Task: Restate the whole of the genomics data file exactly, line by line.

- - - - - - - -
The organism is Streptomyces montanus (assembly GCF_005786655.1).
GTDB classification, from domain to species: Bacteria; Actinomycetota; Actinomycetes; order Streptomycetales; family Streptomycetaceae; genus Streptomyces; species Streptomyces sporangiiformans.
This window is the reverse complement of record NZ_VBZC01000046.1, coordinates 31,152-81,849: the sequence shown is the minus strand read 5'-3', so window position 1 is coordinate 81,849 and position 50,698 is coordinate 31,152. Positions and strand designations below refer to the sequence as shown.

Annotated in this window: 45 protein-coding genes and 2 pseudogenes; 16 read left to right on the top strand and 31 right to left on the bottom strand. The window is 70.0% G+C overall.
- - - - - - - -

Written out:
The organism is Streptomyces montanus (assembly GCF_005786655.1).
GTDB classification, from domain to species: Bacteria; Actinomycetota; Actinomycetes; order Streptomycetales; family Streptomycetaceae; genus Streptomyces; species Streptomyces sporangiiformans.
This window is the reverse complement of record NZ_VBZC01000046.1, coordinates 31,152-81,849: the sequence shown is the minus strand read 5'-3', so window position 1 is coordinate 81,849 and position 50,698 is coordinate 31,152. Positions and strand designations below refer to the sequence as shown.

Annotated in this window: 45 protein-coding genes and 2 pseudogenes; 16 read left to right on the top strand and 31 right to left on the bottom strand. The window is 70.0% G+C overall.